I attended a wonderful "Lunch and Learn" event today. Michael Levin, noted author and specialty book publisher, spoke today on the book as marketing tool. He made some exceptionally good points, and I found myself nodding and agreeing with much of what he said. If you get a chance to hear him speak, I recommend it.
A question was raised in the presentation with regards to how to differentiate one's book from the other authority-author titles currently flooding the market. In other words, "If I'm doing a book to differentiate myself from other people in my field, how do I differentiate my book from theirs?"
A very good question.
Let's face it, authors like Seth Godin have made a very good living on books that aren't terribly sophisticated in design or layout. By Seth's own admission, these were farmed out to a graphics student either still in, or just out of, art school. And it shows. Clip art for the cover, Times New Roman for the interior, and fit as much on the page as you can to minimize print costs. But Seth's books are meant for quick impulse sales for those attending his speaking events. Perhaps an equally impulsive sale by people reading his blog. His customers rarely, if ever, are exposed to the opportunity to compare his books to those of his competitors.
If you're a speaker of Seth's freqency and caliber, it may be a good strategy to save money on the production of your books. But if you're selling on Amazon or on a brick-and-mortar bookstore, that's just not going to cut it. Your prospects will have every opportunity to examine your book alongside those of your competitors. Amazon even lets people read some interior pages before the purchase. In that environment, your prospective reader gets a few seconds to look at the cover, scan a few pages, and maybe read the dust jacket. Your content is getting little attention in this scenario. What counts? As in human relationships, first impressions. How does it look? How does it feel? Is the page readable? Does it look like an authoritative book - or does it look like something you banged out in MSWord?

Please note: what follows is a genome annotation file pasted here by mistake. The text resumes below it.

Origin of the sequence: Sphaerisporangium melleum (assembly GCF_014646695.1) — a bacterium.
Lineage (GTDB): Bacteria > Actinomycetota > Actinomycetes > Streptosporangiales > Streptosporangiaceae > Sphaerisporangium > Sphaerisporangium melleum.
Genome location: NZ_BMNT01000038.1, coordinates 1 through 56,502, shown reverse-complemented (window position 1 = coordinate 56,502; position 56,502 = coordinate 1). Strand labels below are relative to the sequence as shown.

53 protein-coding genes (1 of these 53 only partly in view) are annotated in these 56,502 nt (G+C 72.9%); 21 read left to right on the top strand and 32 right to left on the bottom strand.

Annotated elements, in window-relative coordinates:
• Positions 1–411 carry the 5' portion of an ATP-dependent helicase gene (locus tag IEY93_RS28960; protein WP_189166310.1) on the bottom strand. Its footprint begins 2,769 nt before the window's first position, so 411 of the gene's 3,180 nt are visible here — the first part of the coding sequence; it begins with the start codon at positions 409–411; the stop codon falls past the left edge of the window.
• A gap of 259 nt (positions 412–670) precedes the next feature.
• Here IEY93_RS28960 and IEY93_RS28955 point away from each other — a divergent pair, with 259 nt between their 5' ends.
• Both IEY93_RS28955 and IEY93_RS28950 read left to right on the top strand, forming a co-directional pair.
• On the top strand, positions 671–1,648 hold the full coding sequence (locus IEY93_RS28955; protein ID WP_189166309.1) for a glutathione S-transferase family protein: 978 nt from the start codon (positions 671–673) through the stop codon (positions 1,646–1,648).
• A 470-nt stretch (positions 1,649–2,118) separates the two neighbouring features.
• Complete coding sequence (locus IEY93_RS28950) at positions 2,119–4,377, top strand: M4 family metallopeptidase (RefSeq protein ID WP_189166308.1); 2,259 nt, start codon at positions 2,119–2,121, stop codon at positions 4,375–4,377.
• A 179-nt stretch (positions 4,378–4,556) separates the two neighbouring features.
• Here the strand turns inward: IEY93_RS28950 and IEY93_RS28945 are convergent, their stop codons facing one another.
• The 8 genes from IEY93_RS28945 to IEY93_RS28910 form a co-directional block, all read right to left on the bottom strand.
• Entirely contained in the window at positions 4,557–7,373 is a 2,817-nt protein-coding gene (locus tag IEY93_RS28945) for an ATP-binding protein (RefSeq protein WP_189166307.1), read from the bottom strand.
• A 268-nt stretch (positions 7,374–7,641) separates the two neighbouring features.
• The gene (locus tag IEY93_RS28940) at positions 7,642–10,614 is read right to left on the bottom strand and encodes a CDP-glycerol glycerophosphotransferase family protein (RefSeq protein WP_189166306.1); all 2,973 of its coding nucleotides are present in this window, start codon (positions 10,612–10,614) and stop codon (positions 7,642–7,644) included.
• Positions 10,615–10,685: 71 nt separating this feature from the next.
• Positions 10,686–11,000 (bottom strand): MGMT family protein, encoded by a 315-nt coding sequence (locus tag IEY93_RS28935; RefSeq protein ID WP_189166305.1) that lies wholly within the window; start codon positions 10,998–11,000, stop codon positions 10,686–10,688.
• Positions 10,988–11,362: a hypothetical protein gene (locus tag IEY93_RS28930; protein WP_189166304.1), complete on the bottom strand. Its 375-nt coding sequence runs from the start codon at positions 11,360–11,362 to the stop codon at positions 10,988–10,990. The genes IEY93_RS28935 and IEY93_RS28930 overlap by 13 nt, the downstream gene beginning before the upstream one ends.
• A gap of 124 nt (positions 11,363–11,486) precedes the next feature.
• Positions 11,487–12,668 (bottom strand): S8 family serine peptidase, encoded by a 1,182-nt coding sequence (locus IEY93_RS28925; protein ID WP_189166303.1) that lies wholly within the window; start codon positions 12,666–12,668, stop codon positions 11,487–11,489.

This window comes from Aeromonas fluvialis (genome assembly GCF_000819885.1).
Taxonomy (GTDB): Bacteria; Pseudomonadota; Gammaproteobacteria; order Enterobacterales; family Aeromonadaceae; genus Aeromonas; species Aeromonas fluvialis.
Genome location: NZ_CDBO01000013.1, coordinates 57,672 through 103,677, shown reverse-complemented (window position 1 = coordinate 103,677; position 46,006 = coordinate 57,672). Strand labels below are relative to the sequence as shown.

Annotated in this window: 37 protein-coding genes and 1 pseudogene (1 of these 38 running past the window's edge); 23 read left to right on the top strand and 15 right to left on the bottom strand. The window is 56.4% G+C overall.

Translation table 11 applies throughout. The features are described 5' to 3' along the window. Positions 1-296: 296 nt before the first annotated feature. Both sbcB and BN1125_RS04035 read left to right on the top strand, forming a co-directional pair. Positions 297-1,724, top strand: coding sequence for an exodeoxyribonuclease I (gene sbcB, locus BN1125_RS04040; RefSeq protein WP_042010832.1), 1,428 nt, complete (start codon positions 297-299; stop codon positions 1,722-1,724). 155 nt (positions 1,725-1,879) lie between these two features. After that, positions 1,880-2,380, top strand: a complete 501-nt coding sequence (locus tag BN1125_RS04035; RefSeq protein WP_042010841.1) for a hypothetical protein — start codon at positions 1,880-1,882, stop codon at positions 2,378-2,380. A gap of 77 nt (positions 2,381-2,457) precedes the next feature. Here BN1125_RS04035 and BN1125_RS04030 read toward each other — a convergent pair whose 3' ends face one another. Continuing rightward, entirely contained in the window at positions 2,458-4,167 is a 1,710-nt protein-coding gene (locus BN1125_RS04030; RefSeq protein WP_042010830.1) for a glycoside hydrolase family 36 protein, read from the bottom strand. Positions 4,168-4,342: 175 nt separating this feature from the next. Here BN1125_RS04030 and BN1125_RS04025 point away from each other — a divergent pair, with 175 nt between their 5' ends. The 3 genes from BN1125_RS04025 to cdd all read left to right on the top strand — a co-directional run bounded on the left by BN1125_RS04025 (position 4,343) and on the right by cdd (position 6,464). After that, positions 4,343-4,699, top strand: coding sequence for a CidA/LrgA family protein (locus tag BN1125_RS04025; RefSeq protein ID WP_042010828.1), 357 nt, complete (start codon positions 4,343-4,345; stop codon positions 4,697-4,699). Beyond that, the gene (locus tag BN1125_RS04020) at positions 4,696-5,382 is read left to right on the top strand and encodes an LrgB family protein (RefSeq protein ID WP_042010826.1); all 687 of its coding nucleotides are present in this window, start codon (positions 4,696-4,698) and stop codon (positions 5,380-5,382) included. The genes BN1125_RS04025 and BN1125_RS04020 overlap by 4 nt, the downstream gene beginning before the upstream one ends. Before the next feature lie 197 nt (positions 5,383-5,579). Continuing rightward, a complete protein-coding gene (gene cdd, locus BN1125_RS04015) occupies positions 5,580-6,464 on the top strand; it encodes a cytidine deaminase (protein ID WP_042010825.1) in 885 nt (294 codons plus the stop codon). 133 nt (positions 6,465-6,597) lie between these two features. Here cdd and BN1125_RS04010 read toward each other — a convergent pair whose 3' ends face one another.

Authors like to think that their content is really what a book is all about. That without their content, the book is meaningless. In a very real sense, they're absolutely correct. But the content isn't the only thing about a book that matters. I like to make an analogy to the automobile. One could certainly say that the engine is what makes a car. Without an engine, a car is meaningless. But only a fool neglects styling and comfort in designing and manufacturing a car. Driversneed an engine and, ultimately, the engine creates the purpose and usefullness in the car. But oftentimes the actual purchase decision is driven by look and feel. Even in books, neglect that reality at your peril.